Ross, a billionaire investor, holds a 31 percent stake in Navigator Holdings through a complex web of offshore investments detailed in leaked documents from a law firm examined by nearly 100 news organizations as part of an international collaboration.
The 79-year-old reduced his stake when he took public office, according to public filings.
Navigator Holdings runs a lucrative partnership with Russian energy giant Sibur, which is partially owned by Putin's son-in-law Kirill Shamalov and Gennady Timchenko, the Russian president's friend and business partner who is subject to US sanctions.
The US imposed sanctions on Russian entities and individuals following its annexation of Crimea and aggression in Ukraine.
While there is no evidence Ross acted illegally, the documents -- part of millions of documents dubbed the Paradise Papers obtained from offshore law firm Appleby -- raise questions about whether his investments undermine the US measures.
Ross's private equity firm has been the biggest shareholder in Navigator. His personal share of the firm's stake was reduced when he took office in February, but the commerce chief's investment is still valued at between $2 million to $10 million, according to his security filings and government ethics disclosure.
The New York Times reported that Ross's stake in Navigator has been held by companies in the Cayman Islands. His wealth, estimated to exceed $2 billion, is said to be tied to similar arrangements in various tax havens like the Cayman Islands.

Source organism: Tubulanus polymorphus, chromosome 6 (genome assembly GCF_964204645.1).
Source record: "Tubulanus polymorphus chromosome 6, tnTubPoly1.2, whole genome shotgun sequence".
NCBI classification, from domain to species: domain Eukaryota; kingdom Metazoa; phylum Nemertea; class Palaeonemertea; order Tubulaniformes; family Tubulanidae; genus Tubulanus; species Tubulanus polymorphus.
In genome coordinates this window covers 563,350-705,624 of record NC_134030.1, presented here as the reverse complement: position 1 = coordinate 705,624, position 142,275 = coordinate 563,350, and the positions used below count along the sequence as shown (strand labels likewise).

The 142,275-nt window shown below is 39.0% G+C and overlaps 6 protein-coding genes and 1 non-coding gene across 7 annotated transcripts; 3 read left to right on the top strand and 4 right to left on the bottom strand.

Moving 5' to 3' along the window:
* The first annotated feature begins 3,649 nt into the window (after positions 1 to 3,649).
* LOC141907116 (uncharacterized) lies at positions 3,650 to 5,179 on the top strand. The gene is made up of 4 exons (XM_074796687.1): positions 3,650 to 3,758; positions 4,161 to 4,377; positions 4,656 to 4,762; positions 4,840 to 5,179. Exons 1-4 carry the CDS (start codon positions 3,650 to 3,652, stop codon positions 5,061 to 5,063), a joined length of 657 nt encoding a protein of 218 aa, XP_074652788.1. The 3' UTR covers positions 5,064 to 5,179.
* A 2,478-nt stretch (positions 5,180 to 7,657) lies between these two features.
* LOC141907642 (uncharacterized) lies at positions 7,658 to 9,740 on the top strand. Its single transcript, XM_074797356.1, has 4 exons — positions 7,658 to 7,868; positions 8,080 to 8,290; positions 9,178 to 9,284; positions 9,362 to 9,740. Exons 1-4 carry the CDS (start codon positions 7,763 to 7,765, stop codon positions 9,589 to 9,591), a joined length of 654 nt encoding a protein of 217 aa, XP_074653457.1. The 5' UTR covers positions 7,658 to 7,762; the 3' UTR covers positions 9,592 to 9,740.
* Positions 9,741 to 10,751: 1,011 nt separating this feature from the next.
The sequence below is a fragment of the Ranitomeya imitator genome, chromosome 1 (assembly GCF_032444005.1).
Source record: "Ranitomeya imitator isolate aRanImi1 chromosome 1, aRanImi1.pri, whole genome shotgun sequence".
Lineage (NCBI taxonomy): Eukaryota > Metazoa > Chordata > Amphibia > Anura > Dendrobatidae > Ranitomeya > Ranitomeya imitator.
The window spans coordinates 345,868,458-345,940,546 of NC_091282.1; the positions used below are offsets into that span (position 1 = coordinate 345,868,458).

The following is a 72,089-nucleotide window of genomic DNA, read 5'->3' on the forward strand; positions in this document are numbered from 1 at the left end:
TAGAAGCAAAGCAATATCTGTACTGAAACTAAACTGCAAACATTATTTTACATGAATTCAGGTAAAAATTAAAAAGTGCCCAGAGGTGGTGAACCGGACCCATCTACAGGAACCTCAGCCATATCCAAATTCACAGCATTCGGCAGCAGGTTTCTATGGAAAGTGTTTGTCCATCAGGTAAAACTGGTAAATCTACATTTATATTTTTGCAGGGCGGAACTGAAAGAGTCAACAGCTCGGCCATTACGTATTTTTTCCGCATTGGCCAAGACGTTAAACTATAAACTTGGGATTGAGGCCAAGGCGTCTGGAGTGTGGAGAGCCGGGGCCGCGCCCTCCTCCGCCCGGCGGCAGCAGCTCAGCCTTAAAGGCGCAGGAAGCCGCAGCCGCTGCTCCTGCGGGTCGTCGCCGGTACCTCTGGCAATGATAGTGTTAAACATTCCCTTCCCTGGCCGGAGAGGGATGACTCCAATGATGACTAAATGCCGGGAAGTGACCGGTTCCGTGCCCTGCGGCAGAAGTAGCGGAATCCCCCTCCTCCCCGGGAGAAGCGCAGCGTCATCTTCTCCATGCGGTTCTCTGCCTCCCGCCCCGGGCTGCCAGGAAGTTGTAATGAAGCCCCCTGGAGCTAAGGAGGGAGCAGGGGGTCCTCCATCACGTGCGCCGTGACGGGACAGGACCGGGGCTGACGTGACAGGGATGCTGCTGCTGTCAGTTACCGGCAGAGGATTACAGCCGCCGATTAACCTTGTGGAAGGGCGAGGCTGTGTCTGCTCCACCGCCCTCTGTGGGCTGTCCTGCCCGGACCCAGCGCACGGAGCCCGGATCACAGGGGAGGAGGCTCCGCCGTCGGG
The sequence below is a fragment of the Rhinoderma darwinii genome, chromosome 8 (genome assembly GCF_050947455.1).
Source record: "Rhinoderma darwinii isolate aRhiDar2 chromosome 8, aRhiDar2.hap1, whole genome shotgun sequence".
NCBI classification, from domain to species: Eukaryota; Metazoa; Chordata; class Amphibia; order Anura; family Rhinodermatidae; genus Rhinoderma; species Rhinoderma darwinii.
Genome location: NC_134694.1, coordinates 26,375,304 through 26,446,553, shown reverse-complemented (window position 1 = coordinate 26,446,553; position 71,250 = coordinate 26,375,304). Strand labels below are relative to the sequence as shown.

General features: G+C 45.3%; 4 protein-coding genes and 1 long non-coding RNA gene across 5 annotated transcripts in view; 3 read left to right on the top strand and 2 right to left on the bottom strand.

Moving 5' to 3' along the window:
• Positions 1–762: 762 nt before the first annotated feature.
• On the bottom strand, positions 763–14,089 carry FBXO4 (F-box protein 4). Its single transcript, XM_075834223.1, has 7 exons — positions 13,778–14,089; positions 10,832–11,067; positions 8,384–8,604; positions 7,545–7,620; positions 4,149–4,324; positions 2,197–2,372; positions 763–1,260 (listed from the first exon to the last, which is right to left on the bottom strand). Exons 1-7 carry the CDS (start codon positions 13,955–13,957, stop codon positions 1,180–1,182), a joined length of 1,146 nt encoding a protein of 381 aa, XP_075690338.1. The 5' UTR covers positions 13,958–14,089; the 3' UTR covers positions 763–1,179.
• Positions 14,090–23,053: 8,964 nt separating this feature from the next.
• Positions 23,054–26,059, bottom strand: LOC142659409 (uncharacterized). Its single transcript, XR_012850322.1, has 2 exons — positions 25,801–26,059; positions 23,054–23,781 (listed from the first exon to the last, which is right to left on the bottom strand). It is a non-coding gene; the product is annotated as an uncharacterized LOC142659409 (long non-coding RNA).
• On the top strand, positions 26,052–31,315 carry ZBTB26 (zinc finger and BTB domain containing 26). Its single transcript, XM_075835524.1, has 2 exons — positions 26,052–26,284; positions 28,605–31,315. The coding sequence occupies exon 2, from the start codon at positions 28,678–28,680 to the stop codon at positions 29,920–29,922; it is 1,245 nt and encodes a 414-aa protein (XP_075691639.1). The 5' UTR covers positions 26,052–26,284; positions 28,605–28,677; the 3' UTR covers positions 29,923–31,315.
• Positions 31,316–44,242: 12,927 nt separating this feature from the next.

"Moreover, Secretary Ross has never met the Sibur shareholders referenced in this story and, until now, did not know of their relationship."
He added that Ross recuses himself from matters focused on transoceanic shipping vessels, "but has been supportive of the administration's sanctions against Russian and other entities."
The investments emerged as part of the Paradise Papers leak by the US-based International Consortium of Investigative Journalists, which was behind the 2015 Panama Papers release.
The latest haul contains 13.4 million documents mainly from Appleby, an offshore law firm with offices in Bermuda and beyond.
The files were first obtained by the German newspaper Suddeutsche Zeitung, and shared with the ICIJ and partner media outlets.
(This story has not been edited by NDTV staff and is auto-generated from a syndicated feed.)